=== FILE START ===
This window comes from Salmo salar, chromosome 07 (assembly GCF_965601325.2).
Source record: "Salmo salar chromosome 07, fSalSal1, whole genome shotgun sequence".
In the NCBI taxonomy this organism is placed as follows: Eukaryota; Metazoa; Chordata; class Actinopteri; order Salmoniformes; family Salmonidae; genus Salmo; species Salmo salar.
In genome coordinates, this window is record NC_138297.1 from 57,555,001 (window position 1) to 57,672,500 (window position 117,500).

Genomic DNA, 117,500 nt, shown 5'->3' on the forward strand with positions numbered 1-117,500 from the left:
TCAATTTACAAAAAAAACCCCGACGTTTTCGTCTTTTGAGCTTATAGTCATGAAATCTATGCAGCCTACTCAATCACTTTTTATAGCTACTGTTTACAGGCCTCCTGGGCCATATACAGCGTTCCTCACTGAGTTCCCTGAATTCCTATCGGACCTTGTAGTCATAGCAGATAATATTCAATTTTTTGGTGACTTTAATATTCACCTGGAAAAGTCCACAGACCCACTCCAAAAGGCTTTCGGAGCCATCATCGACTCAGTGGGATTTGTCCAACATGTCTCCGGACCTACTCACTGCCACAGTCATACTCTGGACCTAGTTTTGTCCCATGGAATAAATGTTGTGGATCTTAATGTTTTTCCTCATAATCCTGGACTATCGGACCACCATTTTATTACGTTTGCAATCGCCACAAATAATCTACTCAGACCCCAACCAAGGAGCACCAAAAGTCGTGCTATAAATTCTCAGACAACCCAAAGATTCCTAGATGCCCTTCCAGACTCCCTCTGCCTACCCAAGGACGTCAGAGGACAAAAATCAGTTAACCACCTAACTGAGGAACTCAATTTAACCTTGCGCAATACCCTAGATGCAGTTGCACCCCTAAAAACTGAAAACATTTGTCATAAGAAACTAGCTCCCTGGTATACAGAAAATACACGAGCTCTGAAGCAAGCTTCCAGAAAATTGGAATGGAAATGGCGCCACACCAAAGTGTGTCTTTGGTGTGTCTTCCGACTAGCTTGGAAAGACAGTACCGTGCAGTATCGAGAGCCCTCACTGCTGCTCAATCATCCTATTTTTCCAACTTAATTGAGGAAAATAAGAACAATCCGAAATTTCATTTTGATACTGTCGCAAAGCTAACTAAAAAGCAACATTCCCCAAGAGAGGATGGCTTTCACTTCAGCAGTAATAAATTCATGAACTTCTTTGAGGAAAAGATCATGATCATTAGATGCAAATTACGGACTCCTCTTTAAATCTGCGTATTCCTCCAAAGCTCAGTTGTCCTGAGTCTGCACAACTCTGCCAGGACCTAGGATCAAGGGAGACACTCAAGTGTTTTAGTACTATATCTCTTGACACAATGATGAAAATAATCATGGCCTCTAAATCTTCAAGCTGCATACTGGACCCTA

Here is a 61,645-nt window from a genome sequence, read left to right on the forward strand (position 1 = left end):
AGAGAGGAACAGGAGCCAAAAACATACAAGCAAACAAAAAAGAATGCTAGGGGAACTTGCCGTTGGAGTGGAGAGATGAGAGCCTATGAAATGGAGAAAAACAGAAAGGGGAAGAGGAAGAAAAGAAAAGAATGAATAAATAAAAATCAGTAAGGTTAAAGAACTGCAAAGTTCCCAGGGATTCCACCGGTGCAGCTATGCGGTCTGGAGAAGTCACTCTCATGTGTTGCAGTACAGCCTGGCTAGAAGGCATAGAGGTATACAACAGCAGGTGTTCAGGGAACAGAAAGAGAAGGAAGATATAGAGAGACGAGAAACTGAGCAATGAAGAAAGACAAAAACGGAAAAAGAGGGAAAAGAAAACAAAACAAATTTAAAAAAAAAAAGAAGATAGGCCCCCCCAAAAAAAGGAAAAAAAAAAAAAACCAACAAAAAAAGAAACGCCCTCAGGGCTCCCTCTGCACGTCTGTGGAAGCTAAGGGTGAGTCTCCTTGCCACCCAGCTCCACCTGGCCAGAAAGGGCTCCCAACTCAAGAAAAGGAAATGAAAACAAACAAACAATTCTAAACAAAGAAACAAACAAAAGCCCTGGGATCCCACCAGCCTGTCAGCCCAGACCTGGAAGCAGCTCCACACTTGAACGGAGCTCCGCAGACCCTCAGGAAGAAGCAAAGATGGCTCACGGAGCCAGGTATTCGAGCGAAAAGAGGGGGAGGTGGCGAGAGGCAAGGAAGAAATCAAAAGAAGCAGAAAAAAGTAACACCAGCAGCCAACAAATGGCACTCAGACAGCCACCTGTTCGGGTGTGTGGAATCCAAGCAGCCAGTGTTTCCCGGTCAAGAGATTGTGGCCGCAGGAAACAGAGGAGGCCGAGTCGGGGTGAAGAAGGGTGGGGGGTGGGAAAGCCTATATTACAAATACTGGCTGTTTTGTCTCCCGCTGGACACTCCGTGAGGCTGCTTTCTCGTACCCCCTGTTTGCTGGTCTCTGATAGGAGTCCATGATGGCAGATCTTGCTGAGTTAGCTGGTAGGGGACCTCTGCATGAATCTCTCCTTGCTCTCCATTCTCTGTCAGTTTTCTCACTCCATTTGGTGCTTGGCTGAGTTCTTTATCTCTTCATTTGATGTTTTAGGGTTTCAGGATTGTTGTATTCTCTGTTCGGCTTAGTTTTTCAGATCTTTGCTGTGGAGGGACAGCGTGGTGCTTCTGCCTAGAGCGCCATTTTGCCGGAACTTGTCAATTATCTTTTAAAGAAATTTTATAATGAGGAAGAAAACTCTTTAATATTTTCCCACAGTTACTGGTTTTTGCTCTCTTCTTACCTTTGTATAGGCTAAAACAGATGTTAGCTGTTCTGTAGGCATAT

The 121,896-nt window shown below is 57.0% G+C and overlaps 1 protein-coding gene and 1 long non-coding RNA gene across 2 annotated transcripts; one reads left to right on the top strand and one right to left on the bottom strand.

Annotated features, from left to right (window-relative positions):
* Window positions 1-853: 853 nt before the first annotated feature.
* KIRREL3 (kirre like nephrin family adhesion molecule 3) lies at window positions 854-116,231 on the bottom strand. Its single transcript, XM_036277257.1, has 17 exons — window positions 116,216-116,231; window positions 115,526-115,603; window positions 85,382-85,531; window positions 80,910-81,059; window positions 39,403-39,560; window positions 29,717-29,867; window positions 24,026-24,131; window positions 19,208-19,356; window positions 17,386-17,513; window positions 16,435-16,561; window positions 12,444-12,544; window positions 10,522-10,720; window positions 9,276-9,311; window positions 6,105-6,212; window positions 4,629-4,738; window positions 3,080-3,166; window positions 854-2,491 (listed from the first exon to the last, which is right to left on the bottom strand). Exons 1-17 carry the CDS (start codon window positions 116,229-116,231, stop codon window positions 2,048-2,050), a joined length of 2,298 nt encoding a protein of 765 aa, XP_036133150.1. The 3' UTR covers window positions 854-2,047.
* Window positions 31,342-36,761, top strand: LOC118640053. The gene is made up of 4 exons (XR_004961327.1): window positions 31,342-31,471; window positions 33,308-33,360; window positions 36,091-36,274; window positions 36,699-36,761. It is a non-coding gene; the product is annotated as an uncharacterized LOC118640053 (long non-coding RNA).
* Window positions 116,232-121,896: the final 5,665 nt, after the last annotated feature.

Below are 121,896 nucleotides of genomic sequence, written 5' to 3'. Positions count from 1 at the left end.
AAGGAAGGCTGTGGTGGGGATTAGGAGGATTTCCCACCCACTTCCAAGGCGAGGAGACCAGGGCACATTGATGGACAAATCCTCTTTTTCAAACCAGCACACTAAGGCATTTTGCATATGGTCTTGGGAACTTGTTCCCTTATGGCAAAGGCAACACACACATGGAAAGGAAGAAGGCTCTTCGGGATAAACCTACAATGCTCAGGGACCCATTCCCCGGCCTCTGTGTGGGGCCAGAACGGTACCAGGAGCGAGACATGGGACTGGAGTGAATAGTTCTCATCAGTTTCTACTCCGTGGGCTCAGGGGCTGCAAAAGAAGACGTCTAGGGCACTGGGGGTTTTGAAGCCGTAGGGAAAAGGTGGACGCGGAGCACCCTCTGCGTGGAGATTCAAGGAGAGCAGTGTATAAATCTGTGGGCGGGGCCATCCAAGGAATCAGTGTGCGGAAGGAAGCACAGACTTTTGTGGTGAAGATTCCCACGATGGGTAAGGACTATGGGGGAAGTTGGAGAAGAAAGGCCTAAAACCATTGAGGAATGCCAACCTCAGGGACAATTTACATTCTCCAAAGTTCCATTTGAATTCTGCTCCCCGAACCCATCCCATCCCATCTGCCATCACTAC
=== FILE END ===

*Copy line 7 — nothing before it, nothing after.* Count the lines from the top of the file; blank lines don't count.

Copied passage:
Here is a 61,645-nt window from a genome sequence, read left to right on the forward strand (position 1 = left end):